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Three men sentenced to jail time for Gibsons assault, kidnapping

Supreme Court of B.C. released judgement about April 2019 incident
BC Supreme Court (via Rob Kyut Business in Vancouver)

Editor’s note: This story contains graphic descriptions readers may find disturbing. 

On Dec. 7, the B.C. Supreme Court posted a decision that will see three men serve jail time after a 2019 assault in Gibsons. 

Madam Justice Shelley C. Fitzpatrick ruled on Nov. 4 in the Supreme Court of BC in Vancouver that Matthew Robert Braun, 41, has been sentenced to two years in prison for aggravated assault. David Carmichael, 42, and Sean Rodrigue Lizee, 37, will serve three years each in prison for a kidnapping charge. 

The charges relate to an incident on April 18, 2019, when they assaulted and kidnapped Warren Paine with intent to cause him to be confined against his will, according to court documents. 

On April 17, 2019, Paine met a friend at a residence in Gibsons, where Braun and Lizee showed up and all were drinking, according to the judge’s written decision. The three men went to a local pub where they met up with Carmichael and continued to drink. Here, the three accused men began to accuse Paine of “various matters relating to a fire of a grow operation that had occurred some years earlier,” the decision states.

The group then went to Braun’s residence where “matters took a more serious turn when again all three accused renewed their accusations against Mr. Paine. The heated discussions in the kitchen sparked various physical altercations between the men, mostly directed at Mr. Paine,” said the decision.

The fight moved to a back bedroom in the house, where Paine continued to fight with Lizee and Carmichael, who punched him and burned his face and hands. 

By the early morning hours of April 18, the three accused men forced Paine into the back seat of Lizee’s SUV and drove to the ferry terminal, but were too late and missed the 6:20 a.m. ferry to Vancouver – the first of what the judge described as three “hapless” moves. 

The group returned to Braun’s house and Paine was able to contact his mother with his cell phone, which the men had not taken from him. When Braun discovered the text messages, he smashed a beer bottle into Paine’s face, Paine told the court.

Paine was able to escape through an open door while the men were cleaning up his blood. He was taken to a local hospital but airlifted to Vancouver General Hospital where he underwent multiple surgeries, said the decision. 

“Mr. Paine’s injuries were very serious; his face was smashed in; he could not breathe; blood was running into his lungs; his orbital eye was smashed and out of the socket and had to be stapled back in; he had burns on his cheeks, upper lip, chin and hand, arising [from] the actions of Mr. Lizee and Mr. Carmichael; his mouth needed to wired together from the beer bottle smashing his jaw as thrown by Mr. Braun; some teeth were broken off; he had to have metal plates inserted all around his facial area,” the judgement states.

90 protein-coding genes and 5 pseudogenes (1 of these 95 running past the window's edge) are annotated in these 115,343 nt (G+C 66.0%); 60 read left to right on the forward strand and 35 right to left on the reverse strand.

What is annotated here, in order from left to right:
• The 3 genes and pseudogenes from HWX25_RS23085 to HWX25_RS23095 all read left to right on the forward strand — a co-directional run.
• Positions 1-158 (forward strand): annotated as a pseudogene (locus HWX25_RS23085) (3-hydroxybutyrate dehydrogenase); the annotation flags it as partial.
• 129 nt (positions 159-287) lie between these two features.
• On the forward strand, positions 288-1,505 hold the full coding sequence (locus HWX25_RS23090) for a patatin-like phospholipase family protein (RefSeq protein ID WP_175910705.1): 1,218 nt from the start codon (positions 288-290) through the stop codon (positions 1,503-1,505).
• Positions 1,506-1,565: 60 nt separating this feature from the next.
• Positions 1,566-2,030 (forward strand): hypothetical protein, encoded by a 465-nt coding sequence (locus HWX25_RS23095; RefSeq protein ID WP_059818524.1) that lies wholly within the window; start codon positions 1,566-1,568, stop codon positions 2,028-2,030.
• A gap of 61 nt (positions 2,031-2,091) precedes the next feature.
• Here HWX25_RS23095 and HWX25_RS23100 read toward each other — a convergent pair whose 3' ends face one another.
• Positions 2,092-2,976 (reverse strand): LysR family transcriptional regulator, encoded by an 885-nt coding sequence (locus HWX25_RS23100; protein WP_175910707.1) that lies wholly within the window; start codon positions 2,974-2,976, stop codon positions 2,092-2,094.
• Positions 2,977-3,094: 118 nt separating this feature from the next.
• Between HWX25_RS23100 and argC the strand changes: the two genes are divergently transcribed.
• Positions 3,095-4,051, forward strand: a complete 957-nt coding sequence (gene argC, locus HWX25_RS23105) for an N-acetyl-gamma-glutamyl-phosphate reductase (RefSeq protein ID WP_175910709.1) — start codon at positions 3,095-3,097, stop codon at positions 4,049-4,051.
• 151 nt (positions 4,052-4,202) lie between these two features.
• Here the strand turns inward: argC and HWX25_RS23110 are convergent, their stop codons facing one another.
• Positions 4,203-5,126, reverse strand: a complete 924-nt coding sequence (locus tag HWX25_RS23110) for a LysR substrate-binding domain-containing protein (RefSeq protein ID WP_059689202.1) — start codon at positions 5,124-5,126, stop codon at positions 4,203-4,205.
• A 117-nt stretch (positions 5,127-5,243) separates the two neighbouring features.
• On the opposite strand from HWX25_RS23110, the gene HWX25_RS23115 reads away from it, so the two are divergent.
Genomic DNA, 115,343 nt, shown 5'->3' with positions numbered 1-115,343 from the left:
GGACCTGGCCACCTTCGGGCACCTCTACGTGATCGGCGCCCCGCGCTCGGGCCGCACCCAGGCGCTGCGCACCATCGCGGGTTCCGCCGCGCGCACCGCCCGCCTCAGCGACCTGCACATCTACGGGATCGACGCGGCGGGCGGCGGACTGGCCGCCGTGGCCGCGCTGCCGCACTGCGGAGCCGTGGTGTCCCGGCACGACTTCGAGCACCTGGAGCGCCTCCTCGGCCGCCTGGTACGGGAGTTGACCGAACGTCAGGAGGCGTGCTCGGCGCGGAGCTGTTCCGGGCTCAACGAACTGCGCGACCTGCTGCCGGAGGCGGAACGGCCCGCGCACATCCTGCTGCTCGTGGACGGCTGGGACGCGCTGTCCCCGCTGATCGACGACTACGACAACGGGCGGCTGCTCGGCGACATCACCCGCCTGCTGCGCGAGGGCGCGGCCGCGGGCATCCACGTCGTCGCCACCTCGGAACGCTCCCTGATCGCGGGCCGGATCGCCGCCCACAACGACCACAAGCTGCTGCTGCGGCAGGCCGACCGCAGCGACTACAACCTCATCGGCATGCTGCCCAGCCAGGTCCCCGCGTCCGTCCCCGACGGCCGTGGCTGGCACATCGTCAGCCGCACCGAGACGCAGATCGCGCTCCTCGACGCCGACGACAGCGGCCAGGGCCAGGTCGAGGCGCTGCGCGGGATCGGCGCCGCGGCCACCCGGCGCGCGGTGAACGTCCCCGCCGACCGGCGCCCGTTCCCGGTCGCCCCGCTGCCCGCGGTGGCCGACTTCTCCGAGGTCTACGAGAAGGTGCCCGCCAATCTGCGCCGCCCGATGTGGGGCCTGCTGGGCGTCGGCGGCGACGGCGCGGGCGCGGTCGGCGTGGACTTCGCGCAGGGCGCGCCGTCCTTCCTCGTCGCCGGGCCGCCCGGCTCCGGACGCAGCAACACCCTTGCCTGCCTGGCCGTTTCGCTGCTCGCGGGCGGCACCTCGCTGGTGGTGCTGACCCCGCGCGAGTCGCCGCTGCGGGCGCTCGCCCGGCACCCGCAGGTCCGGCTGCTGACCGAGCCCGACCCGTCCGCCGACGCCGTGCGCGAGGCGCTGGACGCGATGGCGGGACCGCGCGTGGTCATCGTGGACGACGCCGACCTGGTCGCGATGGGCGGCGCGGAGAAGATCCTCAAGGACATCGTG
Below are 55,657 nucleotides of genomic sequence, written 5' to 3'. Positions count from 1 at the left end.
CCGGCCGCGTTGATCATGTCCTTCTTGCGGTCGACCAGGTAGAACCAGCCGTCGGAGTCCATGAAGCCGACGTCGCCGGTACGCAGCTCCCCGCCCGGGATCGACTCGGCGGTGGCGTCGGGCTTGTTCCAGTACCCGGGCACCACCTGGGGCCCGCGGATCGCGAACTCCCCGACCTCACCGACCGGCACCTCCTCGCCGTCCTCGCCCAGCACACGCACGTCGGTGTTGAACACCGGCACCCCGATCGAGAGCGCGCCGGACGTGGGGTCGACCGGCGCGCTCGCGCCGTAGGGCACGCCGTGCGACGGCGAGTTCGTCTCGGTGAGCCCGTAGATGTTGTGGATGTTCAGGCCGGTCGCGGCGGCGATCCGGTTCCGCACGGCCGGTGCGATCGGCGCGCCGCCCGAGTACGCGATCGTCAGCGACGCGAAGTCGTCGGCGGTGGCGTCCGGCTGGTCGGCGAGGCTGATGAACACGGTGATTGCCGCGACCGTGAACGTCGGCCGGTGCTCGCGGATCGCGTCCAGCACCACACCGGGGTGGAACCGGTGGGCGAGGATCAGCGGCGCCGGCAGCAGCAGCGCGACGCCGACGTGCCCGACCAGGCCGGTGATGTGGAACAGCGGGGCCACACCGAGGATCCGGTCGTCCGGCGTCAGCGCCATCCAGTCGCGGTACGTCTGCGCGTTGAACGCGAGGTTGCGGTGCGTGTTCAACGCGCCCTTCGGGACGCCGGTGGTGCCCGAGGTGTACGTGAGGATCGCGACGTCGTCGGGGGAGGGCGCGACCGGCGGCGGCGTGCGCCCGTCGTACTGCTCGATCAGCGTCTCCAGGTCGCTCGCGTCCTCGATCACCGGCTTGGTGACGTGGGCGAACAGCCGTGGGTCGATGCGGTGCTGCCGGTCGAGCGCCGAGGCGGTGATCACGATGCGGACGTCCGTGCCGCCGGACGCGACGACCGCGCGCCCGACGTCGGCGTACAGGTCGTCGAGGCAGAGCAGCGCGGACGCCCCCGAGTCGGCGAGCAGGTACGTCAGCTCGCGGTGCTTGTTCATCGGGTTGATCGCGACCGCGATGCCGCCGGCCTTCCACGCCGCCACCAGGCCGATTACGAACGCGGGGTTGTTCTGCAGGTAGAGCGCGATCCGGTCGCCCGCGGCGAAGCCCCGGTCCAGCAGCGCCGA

Part of Fitzpatrick’s decision includes that the three accused men will pay an equal share of Paine’s continued treatment plans estimated at a total of $27,625. Crown and defence counsel also agreed on a DNA order, firearms prohibition of 10 years and victim surcharge of $100 each. 

All three men will serve their time at William Head Institution on Vancouver Island, where programs related to alcohol and drug treatment are offered. The proximity of the institution will allow the men to remain close to their families. Braun and Lizee are both Gibsons residents. Carmichael does not live on the Sunshine Coast, but owns a business in Sechelt and Powell River. 

The Nov. 4 judgement follows the two-day trial that began on July 12, 2021. Both Paine and his mother gave evidence. Although all three of the accused initially pleaded not guilty to the charges, after the first day of the trial, on July 13, counsels for the defence indicated they would enter a guilty plea to certain charges.

The judge accepted Braun’s guilty plea to aggravated assault and the guilty pleas of Lizee and Carmichael to the kidnapping charge.

Fitzpatrick’s decision describes the accused as family men. 

“They have all, to this point in time, conducted themselves properly and legally in their daily lives without incident. This incident does seem to be unusual behaviour on the part of all three men,” Fitzpatrick’s judgement states. “As I said, the incident was driven by any number of circumstances here, including the consumption of a large amount of alcohol.”

She called the kidnapping “fairly unusual” in that it was not pre-planned or premeditated. There were no weapons involved, nor evidence of any gang involvement.

“This seems to have been a situation where the events simply spiralled out of control and took their own course of events. That characterization does not excuse the actions of Mr. Lizee and Mr. Carmichael, but it makes the situation somewhat more understandable,” her decision reads.

After deciding the sentencing for each of the accused was appropriate, Fitzpatrick said, “It is clear enough that these three men, who have had no experience with the criminal justice system over their lives, will have adequate time to reflect upon the poor choices that they made that gave rise to this result, and how they might seek to rehabilitate themselves in the eyes of their family and their community.”